by Amy Salomon-Kohn, Director of College Guidance
There are many things that students look forward to about high school, including more independence and more choice. Choice plays an integral part of the MMFS upper school curriculum, especially when it comes to electives. As freshmen, students get to choose the second language they study, either American Sign Language or Spanish. MMFS has students who delve deeply into these subjects. Some have had internships at schools for the deaf while others have done study abroad programs in Spanish-speaking countries. Similarly, from 9th grade on, students choose from a wide array of arts electives. As a school that values the arts highly, our arts program offers classes in both the visual and performing arts. These classes prepare many MMFS students to pursue arts programs in college. Next fall, for example, we will have students studying stage management, film, photography, woodworking, and the visual arts, to name a few.
The science and social studies departments offer a wide variety of classes for students to choose from as well. Just as they will in college, seniors (and occasionally a junior) are allowed to pick courses in these subjects based on their interests and passions. This year, the science department offered Forensic Science, Ecology and Evolution, and Neuroscience and Genetics. The social studies electives for the 2015-16 school year are Criminal Law, Social Identity, Empires, and International Relations. These courses are exciting for students and also offer MMFS faculty the chance to teach specialized areas of interest to them.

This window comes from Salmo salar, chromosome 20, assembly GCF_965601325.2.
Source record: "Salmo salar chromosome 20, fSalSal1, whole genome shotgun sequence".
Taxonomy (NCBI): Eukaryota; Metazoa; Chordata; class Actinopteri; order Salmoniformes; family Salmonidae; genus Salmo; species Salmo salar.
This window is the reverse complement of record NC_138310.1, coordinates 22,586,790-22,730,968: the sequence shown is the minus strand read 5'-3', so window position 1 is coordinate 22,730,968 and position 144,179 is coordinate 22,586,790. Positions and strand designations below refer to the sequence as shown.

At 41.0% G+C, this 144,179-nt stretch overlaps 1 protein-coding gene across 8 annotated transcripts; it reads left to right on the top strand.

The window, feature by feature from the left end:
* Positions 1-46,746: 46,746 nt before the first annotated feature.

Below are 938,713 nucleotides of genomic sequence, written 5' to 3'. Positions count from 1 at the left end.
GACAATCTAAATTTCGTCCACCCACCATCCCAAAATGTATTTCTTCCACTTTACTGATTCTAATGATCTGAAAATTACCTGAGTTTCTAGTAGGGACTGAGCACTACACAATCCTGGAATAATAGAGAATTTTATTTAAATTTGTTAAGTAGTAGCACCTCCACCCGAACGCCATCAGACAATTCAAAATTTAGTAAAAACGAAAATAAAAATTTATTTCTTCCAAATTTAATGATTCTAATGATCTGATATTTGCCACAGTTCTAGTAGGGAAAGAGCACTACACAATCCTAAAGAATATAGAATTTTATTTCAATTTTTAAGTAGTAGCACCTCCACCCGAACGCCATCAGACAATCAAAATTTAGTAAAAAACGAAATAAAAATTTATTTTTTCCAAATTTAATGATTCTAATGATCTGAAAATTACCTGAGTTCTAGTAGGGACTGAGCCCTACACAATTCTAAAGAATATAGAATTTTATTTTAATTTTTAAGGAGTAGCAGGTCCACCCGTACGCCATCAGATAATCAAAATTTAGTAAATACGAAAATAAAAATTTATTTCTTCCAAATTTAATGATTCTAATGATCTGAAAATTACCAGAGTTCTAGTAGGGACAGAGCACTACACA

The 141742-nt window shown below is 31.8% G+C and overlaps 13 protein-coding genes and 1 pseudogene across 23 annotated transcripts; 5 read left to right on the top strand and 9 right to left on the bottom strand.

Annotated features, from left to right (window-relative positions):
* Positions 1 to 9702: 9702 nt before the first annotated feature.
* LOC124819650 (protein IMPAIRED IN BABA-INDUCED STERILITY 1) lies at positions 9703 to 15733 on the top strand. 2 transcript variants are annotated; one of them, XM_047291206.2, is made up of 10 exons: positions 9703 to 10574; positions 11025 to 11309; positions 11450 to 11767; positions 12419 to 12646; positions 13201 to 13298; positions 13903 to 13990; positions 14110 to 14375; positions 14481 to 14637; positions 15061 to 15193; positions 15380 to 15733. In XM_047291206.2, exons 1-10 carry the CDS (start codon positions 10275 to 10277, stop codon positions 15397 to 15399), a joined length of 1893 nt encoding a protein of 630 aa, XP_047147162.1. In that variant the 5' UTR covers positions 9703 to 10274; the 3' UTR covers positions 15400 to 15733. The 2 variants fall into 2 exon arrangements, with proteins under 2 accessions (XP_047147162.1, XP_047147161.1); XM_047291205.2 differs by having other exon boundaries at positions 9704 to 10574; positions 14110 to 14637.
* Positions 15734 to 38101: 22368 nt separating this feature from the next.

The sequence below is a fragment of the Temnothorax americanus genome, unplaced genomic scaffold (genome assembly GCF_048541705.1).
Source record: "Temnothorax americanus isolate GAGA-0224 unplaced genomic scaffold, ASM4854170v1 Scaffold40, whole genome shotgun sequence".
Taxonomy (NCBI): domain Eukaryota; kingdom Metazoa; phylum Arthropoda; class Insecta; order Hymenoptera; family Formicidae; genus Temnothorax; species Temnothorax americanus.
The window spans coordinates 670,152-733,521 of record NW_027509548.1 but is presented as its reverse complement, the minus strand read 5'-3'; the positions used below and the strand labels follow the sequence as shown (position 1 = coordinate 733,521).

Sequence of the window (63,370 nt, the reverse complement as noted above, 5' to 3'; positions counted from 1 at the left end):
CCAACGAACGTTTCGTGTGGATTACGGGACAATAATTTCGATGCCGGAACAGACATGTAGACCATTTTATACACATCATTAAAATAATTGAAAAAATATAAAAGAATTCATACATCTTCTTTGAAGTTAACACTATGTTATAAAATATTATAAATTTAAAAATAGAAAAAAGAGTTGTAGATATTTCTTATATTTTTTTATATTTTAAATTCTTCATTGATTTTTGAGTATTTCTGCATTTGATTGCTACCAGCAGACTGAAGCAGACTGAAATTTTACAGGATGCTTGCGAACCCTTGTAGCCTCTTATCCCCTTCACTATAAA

Electives encourage students to take risks, spark new interests, and introduce possible career paths. They are often among the classes students love most of all. As Linus Jakobson, a current MMFS senior enrolled in Mary De Louise’s Criminal Law class, explained, “Currently, we are going over the penal code for different crimes in preparation for an exam. The overarching theme of the class is what the laws are and how someone could be culpable of violating these laws. The class is mostly discussion-based, where Mary presents a situation, and the students discuss their opinions; then, we go over the laws behind it. It is hands down my favorite course of all the ones I have taken in high school.” Our goal in offering students a choice of electives–as is the goal of everything we do–is to encourage them to take ownership of their education in the hopes that they will become active, lifelong learners.